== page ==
In recent months, the International Monetary Fund has taken an increasingly vocal stance on the widening gaps between rich and poor nations. IMF staff say they have focused more on inequality due to interest from the Fund's 188 member countries.
From Asia to the United States, the richest 1% of earners have taken home a growing share of the economic pie, leading to pressure on policymakers to do something about it.
In a wide-ranging paper, IMF officials offer cash-strapped governments a menu of options on how to customise their social protection programs to get the biggest bang for their buck.
"The key message that I want to convey today is that when it comes to fiscal redistribution, design matters," David Lipton, the IMF's first deputy managing director, said in a speech. He presented the paper at the Peterson Institute for International Economics in Washington.
Richer countries with aging populations may consider raising the retirement age to preserve pensions while saving money, the IMF staff said.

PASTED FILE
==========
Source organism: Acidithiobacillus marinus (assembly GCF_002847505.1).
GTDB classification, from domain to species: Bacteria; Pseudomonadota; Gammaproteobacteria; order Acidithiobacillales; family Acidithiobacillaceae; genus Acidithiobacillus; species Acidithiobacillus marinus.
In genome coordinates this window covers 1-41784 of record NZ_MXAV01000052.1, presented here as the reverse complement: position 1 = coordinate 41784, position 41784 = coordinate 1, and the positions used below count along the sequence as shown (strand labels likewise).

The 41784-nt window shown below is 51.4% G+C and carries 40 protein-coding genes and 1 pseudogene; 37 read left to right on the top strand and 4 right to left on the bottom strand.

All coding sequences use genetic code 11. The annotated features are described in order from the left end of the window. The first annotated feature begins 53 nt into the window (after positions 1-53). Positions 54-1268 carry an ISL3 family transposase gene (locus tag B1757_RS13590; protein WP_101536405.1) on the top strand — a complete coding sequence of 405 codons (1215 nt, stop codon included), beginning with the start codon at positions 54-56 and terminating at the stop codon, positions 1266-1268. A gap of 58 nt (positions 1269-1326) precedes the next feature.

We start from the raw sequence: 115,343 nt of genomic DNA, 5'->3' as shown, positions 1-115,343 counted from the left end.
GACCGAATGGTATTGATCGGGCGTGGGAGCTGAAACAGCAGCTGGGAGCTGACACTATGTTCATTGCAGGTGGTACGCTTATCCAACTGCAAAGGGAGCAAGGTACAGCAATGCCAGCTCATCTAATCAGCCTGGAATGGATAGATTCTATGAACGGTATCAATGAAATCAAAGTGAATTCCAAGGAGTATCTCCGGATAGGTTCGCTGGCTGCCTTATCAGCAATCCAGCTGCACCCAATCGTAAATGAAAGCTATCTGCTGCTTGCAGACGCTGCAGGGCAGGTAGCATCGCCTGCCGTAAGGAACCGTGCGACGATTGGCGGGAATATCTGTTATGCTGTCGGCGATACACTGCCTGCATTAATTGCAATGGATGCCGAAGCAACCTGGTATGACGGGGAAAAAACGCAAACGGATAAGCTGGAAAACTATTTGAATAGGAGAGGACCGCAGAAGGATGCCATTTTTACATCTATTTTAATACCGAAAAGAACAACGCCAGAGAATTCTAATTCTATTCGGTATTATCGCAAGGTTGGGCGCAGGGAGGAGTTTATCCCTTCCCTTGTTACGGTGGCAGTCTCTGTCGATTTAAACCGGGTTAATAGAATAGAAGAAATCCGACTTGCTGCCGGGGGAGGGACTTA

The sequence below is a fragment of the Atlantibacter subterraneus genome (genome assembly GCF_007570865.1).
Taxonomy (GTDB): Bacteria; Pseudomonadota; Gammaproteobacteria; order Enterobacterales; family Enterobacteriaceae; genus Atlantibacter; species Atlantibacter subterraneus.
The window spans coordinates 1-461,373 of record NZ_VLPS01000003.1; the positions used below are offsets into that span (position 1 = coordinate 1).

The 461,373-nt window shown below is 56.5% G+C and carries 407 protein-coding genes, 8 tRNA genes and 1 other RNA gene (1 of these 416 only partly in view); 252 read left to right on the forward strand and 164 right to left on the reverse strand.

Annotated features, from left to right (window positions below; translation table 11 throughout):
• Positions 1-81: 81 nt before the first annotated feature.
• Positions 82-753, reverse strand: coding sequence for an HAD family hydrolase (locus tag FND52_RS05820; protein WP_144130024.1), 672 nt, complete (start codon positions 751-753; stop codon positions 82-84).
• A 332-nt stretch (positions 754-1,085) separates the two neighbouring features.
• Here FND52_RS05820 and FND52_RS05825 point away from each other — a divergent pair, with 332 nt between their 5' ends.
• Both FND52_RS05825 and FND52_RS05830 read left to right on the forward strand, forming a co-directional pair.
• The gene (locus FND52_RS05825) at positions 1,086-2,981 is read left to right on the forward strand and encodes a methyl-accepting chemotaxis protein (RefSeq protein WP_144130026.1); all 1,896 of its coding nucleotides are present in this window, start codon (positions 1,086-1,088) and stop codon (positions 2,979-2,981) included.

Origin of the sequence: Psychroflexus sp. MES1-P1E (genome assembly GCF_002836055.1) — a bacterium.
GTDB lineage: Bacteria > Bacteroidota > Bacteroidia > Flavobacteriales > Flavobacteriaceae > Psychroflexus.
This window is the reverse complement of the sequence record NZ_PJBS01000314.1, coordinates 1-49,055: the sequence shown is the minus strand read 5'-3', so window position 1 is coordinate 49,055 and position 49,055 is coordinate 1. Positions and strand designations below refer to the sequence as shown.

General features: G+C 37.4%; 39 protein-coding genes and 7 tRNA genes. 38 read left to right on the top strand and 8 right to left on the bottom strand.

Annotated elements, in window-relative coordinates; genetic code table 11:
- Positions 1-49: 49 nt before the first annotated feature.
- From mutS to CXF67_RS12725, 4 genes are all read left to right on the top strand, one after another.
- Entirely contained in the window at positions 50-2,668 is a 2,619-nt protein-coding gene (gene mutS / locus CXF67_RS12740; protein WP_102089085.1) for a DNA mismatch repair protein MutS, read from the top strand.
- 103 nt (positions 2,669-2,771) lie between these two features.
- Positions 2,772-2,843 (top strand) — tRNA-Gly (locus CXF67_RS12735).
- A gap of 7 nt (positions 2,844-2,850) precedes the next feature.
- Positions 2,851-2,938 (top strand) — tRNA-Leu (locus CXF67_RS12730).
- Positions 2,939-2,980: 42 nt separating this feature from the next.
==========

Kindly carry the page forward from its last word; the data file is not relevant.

Developing economies could focus on better targeting social programs and raising property taxes, among other policies, the economists said. For other advice, see the paper:
Lipton noted that in most developing countries, the poorest 40% of the population ends up receiving less than 20% of the benefits from social spending.
The IMF analyses the economies of each of its 188 member countries and offers advice on government budget and monetary policies. Lipton said the IMF has always assessed the impact of countries' tax and spending policies on "distributional goals."
"There are many cases where we will express our view if we think that policies are likely to undermine growth ... by having adverse consequences upon the poor," Lipton told reporters.
IMF economists also point out that 50% of IMF programs include a requirement that authorities not reduce social spending below a certain level.
But the Fund had not traditionally focused on income inequality until recent years. IMF Managing Director Christine Lagarde sounded the trumpet on rising income disparities in two major speeches last month.
And another IMF study two weeks ago said income inequality can lead to slower or less sustainable economic growth, while redistribution can actually help an economy.
"We hope this signals a long term change in IMF policy advice to countries - to invest in health and education and more progressive fiscal policies," said Nicolas Mombrial, a spokesman for the development advocacy group Oxfam.